Smarter than the average pitch shifter?
David Mellor assesses the musical intelligence of the DigiTech IPS33 SmartShift intelligent pitch shifter.
When I was but a lad, I was instructed in the ways of musical harmony. How to write a chorale in the style of Bach, and how to imitate the counterpoint of the 17th century masters. But I never was much good at it, and it took me years to unlearn all the strict rules I had been taught and produce a piece of real musical (and financial) worth.
What I did learn to appreciate is that music is like a language with many dialects. And a good composer, like a good linguist, can benefit from the study of different cultures and modes of expression. Drawing only on your own resources will ultimately drain the well dry. Incorporating outside influences into your music will enrich its variety and range.
At the basis of music are systems of scales - series of notes which make up a musical octave. There are many ways of dividing up the frequencies of sound vibrations into these scales: diatonic, chromatic, pentatonic, whole tone, to name a few. Eastern music has its various scales, too. Indian music, for example, uses different scales - or 'ragas' - as a basis for musical improvisations for different occasions and different times of day.
Most Western music is based on just two scales: Major and Minor. If you go to your keyboard and play an ascending series of eight white notes starting on C, you will play a Major scale. Do the same starting on A and it will be a Minor scale. The distinguishing feature of these scales is the pattern of tone and semitone intervals. The Major scale goes like this: tone-tone-semitone-tone-tone-tone-semitone C-D-E-F-G-A-B-C
The Minor scale is as follows: tone-semitone-tone-tone-semitone-tone-tone C-D-Eb-F-G-Ab-B-C
These patterns can be transposed (moved up or down in pitch) to start on any note. A Major scale in the key of D follows the Major pattern, but now black notes have to be incorporated to keep the pattern correct.
Other scales - called Modal scales - can be obtained in the same way. A series of white notes starting on D will produce the Dorian mode. Starting on F produces the Lydian mode, and these modes can be transposed in the same manner as Major and Minor scales (which, strictly speaking, are modes too).
To get a flavour for the characteristic sounds of these modes, find a piece of music that you can play purely in the key of C, ie. without any black notes. If you shift your hands up a tone from C to D, you can play the same piece in the Dorian mode and it will take on a distinctly different flavour. Dorian, by the way, is particularly good for sea-shanty type pieces.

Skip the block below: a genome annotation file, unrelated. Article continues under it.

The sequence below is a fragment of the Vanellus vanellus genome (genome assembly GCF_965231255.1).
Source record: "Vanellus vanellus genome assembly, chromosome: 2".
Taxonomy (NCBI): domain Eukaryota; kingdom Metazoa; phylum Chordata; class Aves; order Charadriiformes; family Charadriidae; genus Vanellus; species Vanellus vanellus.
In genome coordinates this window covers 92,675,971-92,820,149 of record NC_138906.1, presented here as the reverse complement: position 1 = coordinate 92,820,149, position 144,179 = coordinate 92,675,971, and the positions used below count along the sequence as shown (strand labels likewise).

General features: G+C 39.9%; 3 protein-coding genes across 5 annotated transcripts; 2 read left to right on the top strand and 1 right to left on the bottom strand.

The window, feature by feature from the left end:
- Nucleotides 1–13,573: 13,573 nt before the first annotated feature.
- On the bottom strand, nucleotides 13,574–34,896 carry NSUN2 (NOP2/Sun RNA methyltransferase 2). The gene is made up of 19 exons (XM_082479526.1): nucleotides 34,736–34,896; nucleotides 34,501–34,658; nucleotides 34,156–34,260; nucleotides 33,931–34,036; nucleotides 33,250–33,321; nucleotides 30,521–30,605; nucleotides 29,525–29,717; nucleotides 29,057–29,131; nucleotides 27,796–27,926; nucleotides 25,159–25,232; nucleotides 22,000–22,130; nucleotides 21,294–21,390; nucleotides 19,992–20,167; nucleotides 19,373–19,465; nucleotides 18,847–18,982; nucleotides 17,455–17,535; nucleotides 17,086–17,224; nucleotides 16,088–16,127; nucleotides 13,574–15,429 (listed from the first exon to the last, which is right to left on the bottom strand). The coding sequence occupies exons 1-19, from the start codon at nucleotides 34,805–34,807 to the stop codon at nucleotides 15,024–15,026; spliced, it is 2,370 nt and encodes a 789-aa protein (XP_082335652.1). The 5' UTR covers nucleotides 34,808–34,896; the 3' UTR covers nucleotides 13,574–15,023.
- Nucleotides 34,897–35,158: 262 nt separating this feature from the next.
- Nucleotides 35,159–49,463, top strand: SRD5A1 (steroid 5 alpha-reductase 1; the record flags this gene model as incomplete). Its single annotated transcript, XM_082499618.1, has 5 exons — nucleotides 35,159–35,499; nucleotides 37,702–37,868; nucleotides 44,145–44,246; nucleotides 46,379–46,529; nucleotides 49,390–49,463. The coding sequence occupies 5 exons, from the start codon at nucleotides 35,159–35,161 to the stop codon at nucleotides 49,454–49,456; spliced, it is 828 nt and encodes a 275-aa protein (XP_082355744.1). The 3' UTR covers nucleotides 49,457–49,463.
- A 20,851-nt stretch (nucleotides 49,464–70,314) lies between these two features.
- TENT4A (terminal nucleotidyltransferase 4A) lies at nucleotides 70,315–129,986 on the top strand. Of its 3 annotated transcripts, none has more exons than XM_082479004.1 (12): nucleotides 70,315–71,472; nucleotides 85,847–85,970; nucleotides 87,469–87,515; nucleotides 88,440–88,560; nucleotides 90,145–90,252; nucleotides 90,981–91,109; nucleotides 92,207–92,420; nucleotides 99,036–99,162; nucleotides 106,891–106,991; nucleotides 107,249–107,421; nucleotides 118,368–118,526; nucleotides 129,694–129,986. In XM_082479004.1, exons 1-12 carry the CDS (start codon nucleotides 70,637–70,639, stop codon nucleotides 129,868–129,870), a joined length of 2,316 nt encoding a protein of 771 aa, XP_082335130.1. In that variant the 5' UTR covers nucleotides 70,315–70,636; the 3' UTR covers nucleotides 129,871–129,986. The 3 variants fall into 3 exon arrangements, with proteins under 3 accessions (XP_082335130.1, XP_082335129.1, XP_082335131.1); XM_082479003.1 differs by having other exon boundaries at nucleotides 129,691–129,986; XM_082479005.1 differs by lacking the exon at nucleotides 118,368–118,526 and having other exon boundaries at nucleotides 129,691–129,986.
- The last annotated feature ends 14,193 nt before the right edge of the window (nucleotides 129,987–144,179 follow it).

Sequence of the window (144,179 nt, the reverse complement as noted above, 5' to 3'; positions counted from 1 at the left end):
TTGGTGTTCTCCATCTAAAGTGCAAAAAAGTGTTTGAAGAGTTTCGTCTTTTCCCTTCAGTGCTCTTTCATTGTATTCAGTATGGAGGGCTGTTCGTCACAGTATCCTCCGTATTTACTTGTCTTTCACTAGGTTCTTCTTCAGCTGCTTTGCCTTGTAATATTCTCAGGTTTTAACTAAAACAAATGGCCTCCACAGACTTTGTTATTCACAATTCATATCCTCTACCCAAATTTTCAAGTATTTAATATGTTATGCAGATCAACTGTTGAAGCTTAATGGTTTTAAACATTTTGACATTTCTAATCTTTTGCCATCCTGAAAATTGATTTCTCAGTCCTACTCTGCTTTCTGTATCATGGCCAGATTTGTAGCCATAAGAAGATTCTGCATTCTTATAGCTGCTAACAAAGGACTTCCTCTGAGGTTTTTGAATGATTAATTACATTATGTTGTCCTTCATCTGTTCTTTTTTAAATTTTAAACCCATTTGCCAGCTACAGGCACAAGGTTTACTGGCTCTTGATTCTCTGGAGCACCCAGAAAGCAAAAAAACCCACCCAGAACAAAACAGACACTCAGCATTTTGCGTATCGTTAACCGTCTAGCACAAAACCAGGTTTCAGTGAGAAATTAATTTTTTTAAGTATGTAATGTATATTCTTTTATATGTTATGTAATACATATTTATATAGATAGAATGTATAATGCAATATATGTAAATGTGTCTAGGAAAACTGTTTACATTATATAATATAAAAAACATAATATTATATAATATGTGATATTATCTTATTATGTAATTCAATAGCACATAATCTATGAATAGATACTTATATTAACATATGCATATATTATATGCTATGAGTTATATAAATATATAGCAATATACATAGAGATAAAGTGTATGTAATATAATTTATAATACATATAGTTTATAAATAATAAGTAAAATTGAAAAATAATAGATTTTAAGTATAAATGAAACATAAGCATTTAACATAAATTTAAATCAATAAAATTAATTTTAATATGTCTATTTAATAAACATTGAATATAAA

It should be obvious that there are seven of these modes, one for each of the white notes; and by restricting ourselves to just two, Major and Minor, we are actually rejecting five perfectly good creative alternatives.
Another quite different scale is the Whole Tone scale, which goes like this: tone-tone-tone-tone-tone-tone C-D-E-F#-G#-A#-C There are just seven notes in a complete octave this time, but try improvising using just these notes, over the whole keyboard perhaps, and see what wonderful atmospheric ideas appear almost of their own accord.
Somewhere, I imagine, in the DigiTech research headquarters works a highly trained musician, surrounded by rows of keyboards and shelves of textbooks on the theory of musical scales. And recently he has been working hard, with electronic engineers and software designers, to produce the DigiTech IPS33 SmartShift intelligent pitch shifter. And what they have come up with is perhaps as much a musical research tool as studio effects unit.
There are currently several pitch shifting units on the market. Those that are dedicated to the pitch changing effect, and others which incorporate it within a range of multi-effects. It is rapidly becoming possible to produce real-time pitch shifting to a quality similar to that of speeding up a tape, or replaying a digital sample at a higher pitch. The pitch shifter, of course, performs the transposition without stretching or compressing the sound in time.
Such processing has its limits. Most pitch shifters introduce a warbling effect into the sound they are processing. Sometimes this is not unpleasant, but often it is. The warbling tends to increase at greater degrees of pitch shift, or when the sound being processed is polyphonic. Obviously, pitch shifting an orchestra playing perhaps a dozen different notes simultaneously, together with miscellaneous percussion, is never going to be a trivial task.
The DigiTech SmartShift circumvents the polyphony problem in a very simple way - its software is dedicated to single note processing. Play two notes at a time and a distinctly odd harmonisation is the result. (Quoting from the manual: 'Chords can create interesting, and usually unmusical effects.') But because the IPS33 is able to concentrate completely on the task of shifting single notes, it is able to do that particularly well. So well, in fact, that the pitch shifted output can be used on its own - not merely as a 'thickener' to the unshifted, original sound. For instance, it is possible to reliably produce a very usable bass guitar sound from a normal six-string guitar. I wouldn't bank on being able to do that with other pitch changing units. (As well as large interval pitch shifting, there is also a Detune mode which can accept a polyphonic input, but only pitch shift it by a small amount).
The main aim of the DigiTech SmartShift is to produce harmony from a single note input. The input is mono, and from this two pitch shifted outputs are created. The SmartShift is able to analyse the pitch of the incoming note, and from it produce harmony notes from any selected (or user-created) key and scale. The harmony notes are (except in the case of Chromatic harmony) pitch-quantised, ie. they are always bang on pitch - even if the input wavers about slightly. With vocals, this can produce some interesting effects, which I'll examine later.
The DigiTech SmartShift is provided with 83 preset pitch shift programs covering a large range of the theoretical musical possibilities. But seeing as the possibilities, as I indicated above, are practically limitless, there are also 15 user presets, and a bypass setting. Any of the factory presets can be overwritten if desired, but they are always safe and retrievable from ROM, if necessary. In addition to the presets, there are 16 user-defined harmony memories, where harmonies other than those offered by the manufacturer can be set up. Each factory preset contains information covering scale type, key, and transposition intervals. Let's examine these...